This rape- and revenge-themed nugget (Sex Hunter: Wet Target) cured me of the Lincoln blues. King Spielberg's nonsense left a bad taste in my eyes and ears with its pointless sentimentality and romanticizing of Abe, so I was keen to write new data over the old inner hard drive. I started with Red Dawn, which wasn't a complete disaster, although, like the first one, it struggled to find novel things to do after the bad guys (North Koreans this time) dropped in for a firefight. For some reason, John Milius's original is remembered as some sort of classic. It wasn't. It was average. It opened operatically with Russians fluttering down from the sky into a schoolyard, but then it languished with a long second act in which both sides engaged in pyrotechnic displays. And that was about it.

Killing Them Softly, caught on the same day as Lincoln, is a more honest look at America because it doesn't feel the need to add romance to harsh times. "America isn't a community, it's a business," mumbles Brad Pitt's character in the film's concluding moments. I couldn't help agreeing with him in light of the country's last twenty years of corporatization.  The film focuses on low level crims facing financial hardships not usually presented on screen, except in Buddy Giovinazzo flicks like Life Is Hot In Cracktown. Pitt plays a fella working for a "mob" of sorts who's been employed to organize some hits on two bozos who robbed other bozos. The drama's kept very much in the family here.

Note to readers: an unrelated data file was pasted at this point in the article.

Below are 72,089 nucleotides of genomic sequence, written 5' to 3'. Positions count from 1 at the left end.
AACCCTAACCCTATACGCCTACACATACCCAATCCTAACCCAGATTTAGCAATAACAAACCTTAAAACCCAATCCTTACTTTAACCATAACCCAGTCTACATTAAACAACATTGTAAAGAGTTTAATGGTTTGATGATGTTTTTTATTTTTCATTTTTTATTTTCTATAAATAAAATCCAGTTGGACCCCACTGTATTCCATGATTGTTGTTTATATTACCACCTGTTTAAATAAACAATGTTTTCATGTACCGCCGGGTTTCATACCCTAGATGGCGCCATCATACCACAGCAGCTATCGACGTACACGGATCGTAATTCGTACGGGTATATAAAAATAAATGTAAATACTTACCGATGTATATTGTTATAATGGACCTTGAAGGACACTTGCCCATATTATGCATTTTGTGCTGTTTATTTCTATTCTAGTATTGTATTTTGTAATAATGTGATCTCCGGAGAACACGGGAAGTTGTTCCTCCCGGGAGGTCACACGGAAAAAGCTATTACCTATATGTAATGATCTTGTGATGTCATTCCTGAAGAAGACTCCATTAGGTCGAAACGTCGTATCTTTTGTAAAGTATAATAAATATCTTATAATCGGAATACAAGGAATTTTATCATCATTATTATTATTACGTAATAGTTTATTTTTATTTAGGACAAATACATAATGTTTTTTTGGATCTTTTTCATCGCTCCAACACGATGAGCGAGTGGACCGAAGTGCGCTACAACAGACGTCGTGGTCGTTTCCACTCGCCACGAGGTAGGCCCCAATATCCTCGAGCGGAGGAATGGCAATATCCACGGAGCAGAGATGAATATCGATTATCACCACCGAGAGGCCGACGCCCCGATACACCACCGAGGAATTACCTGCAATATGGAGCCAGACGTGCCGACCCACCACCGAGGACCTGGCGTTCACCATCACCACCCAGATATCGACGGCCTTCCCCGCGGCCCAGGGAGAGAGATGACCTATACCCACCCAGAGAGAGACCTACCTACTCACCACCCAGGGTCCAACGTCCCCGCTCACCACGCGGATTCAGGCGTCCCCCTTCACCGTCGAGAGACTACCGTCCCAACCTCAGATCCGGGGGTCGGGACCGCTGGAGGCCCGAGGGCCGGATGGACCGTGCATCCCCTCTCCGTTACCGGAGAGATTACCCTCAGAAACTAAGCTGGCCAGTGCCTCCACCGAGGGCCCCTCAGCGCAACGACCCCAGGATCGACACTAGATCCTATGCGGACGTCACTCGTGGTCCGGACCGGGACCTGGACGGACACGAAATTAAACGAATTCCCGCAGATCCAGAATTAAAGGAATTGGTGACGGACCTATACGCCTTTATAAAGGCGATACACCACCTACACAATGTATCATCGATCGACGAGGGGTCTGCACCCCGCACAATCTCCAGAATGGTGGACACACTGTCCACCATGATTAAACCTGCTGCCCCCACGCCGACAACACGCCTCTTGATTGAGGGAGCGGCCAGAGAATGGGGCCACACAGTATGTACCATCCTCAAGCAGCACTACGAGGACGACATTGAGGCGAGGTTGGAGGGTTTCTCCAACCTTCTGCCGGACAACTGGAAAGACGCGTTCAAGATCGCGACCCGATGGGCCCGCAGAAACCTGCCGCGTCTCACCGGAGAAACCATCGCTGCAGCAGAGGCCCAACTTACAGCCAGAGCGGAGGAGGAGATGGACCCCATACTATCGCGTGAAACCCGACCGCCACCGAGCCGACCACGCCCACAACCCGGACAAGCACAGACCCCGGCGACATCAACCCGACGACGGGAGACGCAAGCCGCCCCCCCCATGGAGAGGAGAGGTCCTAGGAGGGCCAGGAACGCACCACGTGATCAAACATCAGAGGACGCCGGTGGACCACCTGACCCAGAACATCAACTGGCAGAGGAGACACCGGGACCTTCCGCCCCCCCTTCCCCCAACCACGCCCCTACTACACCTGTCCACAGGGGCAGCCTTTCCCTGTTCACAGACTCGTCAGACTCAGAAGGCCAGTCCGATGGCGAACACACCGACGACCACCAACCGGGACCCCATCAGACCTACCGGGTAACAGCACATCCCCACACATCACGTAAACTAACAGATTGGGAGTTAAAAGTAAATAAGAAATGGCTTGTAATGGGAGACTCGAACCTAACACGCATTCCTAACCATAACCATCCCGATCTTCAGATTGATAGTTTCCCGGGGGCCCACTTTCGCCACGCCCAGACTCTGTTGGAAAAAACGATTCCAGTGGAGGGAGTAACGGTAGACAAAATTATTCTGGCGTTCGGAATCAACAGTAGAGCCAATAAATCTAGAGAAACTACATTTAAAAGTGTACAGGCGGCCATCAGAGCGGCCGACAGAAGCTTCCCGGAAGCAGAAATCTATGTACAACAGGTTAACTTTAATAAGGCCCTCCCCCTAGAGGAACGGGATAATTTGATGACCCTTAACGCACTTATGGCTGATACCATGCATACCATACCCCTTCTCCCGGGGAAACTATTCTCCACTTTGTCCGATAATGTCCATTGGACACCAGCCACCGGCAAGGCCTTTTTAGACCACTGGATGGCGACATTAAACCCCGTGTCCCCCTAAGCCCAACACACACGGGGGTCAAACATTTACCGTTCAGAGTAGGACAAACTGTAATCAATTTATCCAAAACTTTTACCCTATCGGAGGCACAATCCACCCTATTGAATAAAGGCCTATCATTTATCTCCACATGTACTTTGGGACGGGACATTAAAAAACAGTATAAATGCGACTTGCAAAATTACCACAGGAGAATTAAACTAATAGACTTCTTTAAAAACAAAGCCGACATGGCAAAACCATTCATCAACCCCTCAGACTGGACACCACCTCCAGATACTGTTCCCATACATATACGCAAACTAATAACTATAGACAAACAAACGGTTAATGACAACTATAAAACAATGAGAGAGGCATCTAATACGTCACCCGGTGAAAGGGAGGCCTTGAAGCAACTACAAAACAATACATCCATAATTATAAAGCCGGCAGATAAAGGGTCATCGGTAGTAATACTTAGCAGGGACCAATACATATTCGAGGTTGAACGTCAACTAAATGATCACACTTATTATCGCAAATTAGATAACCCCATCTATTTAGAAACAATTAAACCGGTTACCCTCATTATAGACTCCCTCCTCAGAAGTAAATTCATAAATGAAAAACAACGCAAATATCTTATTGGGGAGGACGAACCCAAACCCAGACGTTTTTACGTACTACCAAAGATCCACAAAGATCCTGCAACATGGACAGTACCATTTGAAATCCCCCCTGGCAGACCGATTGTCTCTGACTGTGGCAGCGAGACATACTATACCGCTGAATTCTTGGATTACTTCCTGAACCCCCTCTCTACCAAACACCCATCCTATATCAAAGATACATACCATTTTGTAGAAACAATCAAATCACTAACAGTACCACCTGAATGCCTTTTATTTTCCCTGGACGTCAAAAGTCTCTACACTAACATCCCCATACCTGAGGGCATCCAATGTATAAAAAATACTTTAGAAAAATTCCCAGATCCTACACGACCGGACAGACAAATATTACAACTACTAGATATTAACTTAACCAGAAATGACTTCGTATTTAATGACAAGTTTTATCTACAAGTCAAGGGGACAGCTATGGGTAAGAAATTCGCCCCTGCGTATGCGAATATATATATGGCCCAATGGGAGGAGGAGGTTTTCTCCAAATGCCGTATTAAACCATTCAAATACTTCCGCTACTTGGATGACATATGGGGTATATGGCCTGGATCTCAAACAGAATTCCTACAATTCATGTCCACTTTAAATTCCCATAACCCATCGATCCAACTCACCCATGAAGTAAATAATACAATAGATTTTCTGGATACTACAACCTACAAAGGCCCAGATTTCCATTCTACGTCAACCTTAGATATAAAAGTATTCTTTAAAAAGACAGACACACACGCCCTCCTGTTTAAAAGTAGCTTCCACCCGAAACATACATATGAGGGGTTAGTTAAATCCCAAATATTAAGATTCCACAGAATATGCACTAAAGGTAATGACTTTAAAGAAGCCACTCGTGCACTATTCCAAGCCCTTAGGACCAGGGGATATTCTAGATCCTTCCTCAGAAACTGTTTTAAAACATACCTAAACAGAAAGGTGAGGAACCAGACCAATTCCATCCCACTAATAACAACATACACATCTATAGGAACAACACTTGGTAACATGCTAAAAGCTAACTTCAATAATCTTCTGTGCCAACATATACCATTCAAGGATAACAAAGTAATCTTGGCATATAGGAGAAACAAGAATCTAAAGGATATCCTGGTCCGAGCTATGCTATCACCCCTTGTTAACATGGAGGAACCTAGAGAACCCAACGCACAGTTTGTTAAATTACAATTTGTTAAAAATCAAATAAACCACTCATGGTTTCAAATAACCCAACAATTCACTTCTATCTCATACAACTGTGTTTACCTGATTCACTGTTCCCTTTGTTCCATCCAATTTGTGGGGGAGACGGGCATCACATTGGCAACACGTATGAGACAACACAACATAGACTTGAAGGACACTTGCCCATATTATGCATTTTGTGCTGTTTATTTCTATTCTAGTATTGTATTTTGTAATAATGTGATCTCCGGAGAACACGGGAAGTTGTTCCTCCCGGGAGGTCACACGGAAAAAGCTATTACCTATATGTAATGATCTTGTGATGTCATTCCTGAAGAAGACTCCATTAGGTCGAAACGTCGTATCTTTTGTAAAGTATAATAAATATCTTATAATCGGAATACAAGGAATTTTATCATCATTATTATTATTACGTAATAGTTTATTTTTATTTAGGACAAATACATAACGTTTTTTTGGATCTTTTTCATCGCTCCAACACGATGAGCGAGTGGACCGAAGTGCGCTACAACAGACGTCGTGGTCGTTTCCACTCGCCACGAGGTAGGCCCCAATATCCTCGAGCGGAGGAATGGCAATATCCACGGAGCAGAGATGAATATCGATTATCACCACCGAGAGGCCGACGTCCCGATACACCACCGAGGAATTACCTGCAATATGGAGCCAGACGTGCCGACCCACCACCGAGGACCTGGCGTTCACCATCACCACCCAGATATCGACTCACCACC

The film is talky and slick and director Andrew Dominick, who gave us the overrated Chopper and the fine Assassination of Jessie James By The Coward Robert Ford,  enjoys staging stylized shootouts and positively revels (hand down pants masturbating furiously, I suspect!) in the gloriously sickening street beating of old Henry Hill (Ray Liotta) by two thugs. The sound design and lighting in this sequence took my breath away. Easily the second best on-screen beating of the year after Guy Pearce's beating of Shia LaBeouf  in John Hillcoat's Lawless, this scene and Killing's more literary attributes make it a flick worth catching.

Which takes me to Yukihiro Sawada's Sex Hunter: Wet Target, a '72 shocker from Nikkatsu, the latest in Impulse Pictures' line of films mostly worth your time. Personally, I have no interest in the comedy-themed stuff Impulse is releasing in tandem with the harsher titles like this one, but I imagine there's a market of pussies for those, too. Each to his or her own.